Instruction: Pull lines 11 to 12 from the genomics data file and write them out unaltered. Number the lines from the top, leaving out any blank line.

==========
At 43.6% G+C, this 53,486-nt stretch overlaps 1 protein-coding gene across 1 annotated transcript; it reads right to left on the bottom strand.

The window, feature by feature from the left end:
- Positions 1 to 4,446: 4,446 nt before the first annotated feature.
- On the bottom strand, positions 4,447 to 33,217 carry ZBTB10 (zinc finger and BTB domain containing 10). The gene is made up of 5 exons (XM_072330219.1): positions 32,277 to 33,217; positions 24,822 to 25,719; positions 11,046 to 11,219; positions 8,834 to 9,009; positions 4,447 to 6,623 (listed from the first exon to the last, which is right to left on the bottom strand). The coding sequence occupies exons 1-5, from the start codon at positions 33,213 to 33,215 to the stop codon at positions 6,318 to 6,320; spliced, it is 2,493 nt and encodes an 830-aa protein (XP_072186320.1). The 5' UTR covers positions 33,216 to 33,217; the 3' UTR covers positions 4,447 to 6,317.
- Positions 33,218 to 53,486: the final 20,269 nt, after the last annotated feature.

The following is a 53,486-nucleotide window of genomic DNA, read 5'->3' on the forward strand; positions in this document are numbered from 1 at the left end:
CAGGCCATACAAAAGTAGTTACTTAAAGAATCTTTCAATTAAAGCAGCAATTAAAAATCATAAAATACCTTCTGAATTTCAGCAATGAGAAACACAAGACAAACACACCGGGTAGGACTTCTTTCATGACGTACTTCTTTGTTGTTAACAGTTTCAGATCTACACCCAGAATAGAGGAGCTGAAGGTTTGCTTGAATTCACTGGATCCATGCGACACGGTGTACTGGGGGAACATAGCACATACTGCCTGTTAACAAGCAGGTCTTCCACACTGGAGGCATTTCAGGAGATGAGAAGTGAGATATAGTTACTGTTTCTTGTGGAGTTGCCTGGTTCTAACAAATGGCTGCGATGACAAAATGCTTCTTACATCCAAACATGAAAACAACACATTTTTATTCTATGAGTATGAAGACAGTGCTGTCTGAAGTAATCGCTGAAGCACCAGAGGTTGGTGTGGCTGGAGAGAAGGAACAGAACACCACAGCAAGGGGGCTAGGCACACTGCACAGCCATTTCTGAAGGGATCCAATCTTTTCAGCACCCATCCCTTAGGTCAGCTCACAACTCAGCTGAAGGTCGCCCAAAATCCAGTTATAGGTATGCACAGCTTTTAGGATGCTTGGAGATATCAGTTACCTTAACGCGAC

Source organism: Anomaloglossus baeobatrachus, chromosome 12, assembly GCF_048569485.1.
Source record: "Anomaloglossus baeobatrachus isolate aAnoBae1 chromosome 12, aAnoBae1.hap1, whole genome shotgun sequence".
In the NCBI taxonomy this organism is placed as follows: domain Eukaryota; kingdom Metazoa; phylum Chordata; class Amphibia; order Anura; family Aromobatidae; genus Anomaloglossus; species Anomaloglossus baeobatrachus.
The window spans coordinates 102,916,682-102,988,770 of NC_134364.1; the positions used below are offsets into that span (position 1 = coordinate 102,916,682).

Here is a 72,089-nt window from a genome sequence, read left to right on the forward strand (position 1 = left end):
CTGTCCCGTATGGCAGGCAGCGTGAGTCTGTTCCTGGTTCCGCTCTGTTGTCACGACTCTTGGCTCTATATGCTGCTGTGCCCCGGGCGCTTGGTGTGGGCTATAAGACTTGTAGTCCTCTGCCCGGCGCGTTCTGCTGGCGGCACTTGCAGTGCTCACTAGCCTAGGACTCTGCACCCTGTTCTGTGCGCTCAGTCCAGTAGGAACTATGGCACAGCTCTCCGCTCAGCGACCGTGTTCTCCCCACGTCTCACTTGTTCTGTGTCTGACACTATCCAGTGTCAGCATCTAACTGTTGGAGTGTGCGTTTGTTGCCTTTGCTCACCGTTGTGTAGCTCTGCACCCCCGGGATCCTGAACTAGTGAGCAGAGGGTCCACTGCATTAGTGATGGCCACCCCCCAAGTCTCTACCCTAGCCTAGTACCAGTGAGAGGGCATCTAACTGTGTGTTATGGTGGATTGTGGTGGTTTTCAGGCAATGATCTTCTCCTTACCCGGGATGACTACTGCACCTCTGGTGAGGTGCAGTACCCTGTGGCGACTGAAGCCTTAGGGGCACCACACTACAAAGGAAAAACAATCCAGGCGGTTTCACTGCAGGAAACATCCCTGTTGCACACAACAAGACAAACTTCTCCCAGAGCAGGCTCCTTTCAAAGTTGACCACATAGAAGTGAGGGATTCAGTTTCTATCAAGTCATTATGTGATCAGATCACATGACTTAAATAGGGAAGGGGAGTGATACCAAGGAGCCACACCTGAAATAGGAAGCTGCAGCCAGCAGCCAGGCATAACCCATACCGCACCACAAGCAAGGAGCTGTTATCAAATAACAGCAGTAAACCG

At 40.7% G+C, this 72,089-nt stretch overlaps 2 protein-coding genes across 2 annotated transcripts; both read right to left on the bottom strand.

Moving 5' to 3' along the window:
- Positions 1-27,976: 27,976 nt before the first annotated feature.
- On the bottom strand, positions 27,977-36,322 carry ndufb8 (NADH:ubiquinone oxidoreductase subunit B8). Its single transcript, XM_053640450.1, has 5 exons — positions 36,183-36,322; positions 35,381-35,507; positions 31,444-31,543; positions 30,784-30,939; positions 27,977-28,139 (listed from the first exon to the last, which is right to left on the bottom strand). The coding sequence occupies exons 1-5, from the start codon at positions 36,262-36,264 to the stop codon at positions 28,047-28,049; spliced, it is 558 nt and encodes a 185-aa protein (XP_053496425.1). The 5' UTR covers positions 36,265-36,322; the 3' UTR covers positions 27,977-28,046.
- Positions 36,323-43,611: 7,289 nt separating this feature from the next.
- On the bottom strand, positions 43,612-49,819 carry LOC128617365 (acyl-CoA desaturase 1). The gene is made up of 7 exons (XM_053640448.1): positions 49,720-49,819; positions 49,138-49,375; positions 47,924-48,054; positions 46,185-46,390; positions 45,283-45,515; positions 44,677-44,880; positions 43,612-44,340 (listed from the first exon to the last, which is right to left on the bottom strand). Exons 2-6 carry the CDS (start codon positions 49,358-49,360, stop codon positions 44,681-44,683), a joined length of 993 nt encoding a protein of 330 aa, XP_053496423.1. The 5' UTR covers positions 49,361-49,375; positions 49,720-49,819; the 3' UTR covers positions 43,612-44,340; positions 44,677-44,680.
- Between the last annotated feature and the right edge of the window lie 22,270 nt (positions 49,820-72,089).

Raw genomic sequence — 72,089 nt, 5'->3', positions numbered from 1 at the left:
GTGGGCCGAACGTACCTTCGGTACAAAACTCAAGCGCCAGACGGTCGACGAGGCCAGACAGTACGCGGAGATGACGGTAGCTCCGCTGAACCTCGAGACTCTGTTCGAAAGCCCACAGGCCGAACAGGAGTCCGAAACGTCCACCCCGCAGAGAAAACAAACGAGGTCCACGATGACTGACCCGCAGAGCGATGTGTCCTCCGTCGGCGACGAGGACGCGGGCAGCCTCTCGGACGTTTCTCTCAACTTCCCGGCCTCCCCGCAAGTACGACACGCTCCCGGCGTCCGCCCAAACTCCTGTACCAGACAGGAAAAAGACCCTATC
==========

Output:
The window spans coordinates 102,916,682-102,988,770 of NC_134364.1; the positions used below are offsets into that span (position 1 = coordinate 102,916,682).

Here is a 72,089-nt window from a genome sequence, read left to right on the forward strand (position 1 = left end):